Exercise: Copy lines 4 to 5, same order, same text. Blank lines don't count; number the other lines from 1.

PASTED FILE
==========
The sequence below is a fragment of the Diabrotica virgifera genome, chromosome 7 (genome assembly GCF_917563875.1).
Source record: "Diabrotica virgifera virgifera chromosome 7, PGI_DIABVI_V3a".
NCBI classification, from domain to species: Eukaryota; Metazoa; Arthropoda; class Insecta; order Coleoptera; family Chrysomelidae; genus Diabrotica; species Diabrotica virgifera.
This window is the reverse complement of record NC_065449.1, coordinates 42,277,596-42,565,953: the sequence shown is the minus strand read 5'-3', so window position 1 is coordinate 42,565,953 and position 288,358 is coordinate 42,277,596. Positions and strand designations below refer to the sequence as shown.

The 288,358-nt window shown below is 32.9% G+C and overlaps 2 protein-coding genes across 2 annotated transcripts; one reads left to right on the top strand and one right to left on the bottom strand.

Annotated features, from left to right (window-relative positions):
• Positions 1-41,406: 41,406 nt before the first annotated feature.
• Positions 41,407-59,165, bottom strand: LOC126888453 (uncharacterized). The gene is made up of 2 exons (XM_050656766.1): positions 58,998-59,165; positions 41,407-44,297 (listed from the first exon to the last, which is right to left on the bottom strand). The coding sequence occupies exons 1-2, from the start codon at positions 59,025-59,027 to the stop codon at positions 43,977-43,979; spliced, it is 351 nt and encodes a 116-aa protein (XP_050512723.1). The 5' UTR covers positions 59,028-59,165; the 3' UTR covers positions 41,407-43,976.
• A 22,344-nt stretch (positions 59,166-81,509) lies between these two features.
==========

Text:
This window is the reverse complement of record NC_065449.1, coordinates 42,277,596-42,565,953: the sequence shown is the minus strand read 5'-3', so window position 1 is coordinate 42,565,953 and position 288,358 is coordinate 42,277,596. Positions and strand designations below refer to the sequence as shown.

The 288,358-nt window shown below is 32.9% G+C and overlaps 2 protein-coding genes across 2 annotated transcripts; one reads left to right on the top strand and one right to left on the bottom strand.